Our library theme for 2020 is Your Library Card, Your Ticket to the World–because with the library, you truly can travel around the world without ever leaving the comfort of your own home. Every month in 2020, we’ll be landing at a new place on the globe. In May, we’re in India.
I usually am up-to-date on my Masterpiece Theater viewing, but I missed this biopic about the Brontë sisters when it first aired a couple of years ago. Fortunately, Mary-Esther suggested it to me, and I’m glad she did! It’s a well-acted, well-made dramatization of one of the most famous literary families in history.
When I was a teenager, I discovered Georges Simenon’s delightful Maigret book series. Maigret was an ordinary man, refreshingly devoid of the quirks, tortured backstory, and “chosen one” vibe that many fictional detectives have. I honestly don’t remember which Maigret stories I read–I just remember enjoying them, so much so that I still cite them as favorites. They remind me a bit of Nordic Noir but with a decidedly less dour tone.
I’m usually behind on the most current television. Because I don’t have cable, I have to wait for the DVDs or until something hits a streaming service, and that’s not something that ordinarily troubles me. But every now and then, a show premieres, and I am bitterly disappointed that I am behind everyone else. That was definitely the case with AMC’s recent miniseries The Terror. I’ve been so excited for this show ever since casting was first announced a couple of years ago. Just ask Julie. I’ve been preemptively pestering her about buying it ever since. 🙂
And now it’s here! And it’s just as excellent as I had hoped it would be! (Thank you, Julie, for not only buying it but also good-naturedly humoring my repeated purchase requests.)
Agatha Christie’s best-known novel And Then There Was None is one of the 100 books that made the Great American Read list. And that seems like the perfect excuse to review the most recent adaptation of the book, this one an all-star production made for British television a couple of years ago.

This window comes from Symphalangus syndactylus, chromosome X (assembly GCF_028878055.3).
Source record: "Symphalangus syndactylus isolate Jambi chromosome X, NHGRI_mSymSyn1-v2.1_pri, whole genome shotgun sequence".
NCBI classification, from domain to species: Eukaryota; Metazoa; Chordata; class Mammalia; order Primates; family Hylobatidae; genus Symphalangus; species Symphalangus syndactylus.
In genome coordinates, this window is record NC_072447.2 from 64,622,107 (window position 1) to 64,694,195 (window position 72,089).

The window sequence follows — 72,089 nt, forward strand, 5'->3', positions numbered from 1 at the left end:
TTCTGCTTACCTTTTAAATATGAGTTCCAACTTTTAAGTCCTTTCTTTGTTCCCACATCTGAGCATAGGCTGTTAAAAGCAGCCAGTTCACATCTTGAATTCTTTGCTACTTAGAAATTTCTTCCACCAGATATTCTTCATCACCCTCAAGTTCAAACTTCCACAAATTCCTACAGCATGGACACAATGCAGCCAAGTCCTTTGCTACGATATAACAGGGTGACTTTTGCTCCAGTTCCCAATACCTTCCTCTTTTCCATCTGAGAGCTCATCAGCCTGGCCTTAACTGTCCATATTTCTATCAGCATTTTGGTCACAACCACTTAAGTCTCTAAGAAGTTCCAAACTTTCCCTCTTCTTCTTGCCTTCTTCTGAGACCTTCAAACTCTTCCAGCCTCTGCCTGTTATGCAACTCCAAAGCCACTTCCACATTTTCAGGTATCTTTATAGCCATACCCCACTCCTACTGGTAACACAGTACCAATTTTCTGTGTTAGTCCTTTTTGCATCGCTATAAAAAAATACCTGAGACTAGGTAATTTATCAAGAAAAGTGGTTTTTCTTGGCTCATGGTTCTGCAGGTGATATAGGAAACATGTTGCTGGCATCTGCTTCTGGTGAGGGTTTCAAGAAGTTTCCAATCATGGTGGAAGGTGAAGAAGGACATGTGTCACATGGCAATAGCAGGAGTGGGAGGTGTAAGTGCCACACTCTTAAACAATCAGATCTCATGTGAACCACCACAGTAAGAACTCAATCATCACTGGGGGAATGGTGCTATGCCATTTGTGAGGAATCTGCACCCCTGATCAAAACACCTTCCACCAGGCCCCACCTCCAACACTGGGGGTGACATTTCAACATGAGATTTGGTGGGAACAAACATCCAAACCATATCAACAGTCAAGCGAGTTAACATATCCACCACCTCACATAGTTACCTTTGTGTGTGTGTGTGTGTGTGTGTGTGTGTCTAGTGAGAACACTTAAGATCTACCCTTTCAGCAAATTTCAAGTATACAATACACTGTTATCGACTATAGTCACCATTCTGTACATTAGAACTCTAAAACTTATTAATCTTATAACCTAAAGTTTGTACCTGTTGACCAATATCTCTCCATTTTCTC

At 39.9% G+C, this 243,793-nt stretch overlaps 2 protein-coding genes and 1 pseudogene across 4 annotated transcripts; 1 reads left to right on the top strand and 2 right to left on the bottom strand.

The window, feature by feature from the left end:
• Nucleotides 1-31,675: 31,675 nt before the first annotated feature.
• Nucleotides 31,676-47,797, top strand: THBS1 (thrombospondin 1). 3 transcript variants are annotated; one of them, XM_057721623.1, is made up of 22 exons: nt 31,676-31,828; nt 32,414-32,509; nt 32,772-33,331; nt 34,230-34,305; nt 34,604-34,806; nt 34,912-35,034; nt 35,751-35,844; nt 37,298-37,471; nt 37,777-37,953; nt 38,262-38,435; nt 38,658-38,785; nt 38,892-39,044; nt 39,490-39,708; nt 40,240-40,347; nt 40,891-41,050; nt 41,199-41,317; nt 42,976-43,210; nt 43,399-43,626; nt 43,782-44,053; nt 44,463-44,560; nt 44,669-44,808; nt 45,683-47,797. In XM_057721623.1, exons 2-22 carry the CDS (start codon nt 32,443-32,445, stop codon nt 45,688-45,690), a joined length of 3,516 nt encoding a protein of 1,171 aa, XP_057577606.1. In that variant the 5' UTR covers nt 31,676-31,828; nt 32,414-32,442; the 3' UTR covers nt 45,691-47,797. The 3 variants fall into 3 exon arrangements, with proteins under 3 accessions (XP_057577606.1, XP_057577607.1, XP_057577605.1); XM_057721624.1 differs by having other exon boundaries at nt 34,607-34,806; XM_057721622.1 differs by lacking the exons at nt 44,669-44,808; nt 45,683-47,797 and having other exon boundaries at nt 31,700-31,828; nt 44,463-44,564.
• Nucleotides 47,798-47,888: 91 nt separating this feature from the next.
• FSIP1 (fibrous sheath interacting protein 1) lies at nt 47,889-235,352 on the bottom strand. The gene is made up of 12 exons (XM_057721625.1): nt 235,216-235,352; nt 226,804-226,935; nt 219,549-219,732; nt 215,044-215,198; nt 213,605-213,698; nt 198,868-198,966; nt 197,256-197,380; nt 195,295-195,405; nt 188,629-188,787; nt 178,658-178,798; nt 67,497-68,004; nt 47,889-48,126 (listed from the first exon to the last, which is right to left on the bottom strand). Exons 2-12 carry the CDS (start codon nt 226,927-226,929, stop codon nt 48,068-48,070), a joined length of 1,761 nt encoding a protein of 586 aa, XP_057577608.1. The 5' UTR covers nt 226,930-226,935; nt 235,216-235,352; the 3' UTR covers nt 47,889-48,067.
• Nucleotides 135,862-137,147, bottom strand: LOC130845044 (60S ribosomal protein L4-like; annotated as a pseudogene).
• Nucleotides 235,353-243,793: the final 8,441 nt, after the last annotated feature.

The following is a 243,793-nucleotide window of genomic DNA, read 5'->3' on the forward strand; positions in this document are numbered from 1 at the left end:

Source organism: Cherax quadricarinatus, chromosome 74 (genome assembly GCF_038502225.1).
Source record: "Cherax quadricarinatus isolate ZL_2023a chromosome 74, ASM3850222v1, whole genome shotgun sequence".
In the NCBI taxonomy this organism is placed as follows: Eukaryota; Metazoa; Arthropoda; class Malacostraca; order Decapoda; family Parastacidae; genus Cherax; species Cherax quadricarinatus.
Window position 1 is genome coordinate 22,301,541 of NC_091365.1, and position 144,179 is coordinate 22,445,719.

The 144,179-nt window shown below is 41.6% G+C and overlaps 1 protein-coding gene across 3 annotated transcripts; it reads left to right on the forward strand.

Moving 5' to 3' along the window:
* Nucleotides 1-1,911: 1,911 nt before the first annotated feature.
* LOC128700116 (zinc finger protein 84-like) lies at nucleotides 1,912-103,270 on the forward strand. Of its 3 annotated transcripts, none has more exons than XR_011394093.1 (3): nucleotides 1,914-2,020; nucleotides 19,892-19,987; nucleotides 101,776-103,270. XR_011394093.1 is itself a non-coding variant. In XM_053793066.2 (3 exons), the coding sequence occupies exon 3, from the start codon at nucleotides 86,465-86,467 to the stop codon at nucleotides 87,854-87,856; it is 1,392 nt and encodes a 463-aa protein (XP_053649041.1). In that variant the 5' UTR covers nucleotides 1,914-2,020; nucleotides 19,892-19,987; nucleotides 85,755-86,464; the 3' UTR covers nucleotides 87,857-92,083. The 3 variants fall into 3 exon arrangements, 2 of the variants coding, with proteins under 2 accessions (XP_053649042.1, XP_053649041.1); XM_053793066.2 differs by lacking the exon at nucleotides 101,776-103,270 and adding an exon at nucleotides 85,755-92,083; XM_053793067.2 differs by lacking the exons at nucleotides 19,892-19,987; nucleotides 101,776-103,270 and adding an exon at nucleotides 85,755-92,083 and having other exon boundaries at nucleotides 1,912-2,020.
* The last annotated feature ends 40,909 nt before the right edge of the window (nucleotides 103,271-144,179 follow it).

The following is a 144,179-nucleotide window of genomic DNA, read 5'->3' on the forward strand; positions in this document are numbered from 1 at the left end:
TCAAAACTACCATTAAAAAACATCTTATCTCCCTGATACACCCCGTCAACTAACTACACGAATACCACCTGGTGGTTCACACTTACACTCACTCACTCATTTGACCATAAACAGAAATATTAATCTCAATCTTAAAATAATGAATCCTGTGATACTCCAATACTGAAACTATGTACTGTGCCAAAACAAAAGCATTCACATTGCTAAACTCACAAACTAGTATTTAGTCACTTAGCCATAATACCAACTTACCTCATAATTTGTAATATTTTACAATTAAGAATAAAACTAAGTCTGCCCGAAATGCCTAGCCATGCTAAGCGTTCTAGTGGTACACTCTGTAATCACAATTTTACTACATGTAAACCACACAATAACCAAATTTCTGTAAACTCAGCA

If you have a Netflix account, it is probably old news that the streaming service’s original series The Crown, about the early reign of the United Kingdom’s Elizabeth II, is superb. But if you don’t have a Netflix account, you had no way to watch it until quite recently, when it was released on DVD.
English royalty has always been a popular subject for entertainment and has been the focus of several recently acclaimed shows, including Wolf Hall and Victoria. Though I have enjoyed the other shows mentioned, I’m not sure any other television show I have watched has delved into the complexities of imperial protocol and how one’s royal persona must overshadow any personal one quite like The Crown does.
Did you know that when you’re in the mood for a good view, your library also has you covered! And if you need help finding something new and interesting to watch, I am here to help . . . at least once a month when I review a TV show or movie on this blog.
One of the great joys in watching television shows about dysfunctional families is enjoying their antics without personally having to deal with the repercussions. They’re fun to hang out with for a few hours at a time, but there is also something immensely reassuring in knowing that you don’t have to deal with these characters in real life.
And that is exactly the appeal of two British imports I recently watched and enjoyed–The Durrells in Corfu and Blandings. Both are about zany British families in 1920s/1930s, and both are delightfully charming and hilarious. Thanks so much to Julie for adding them both to the library collection!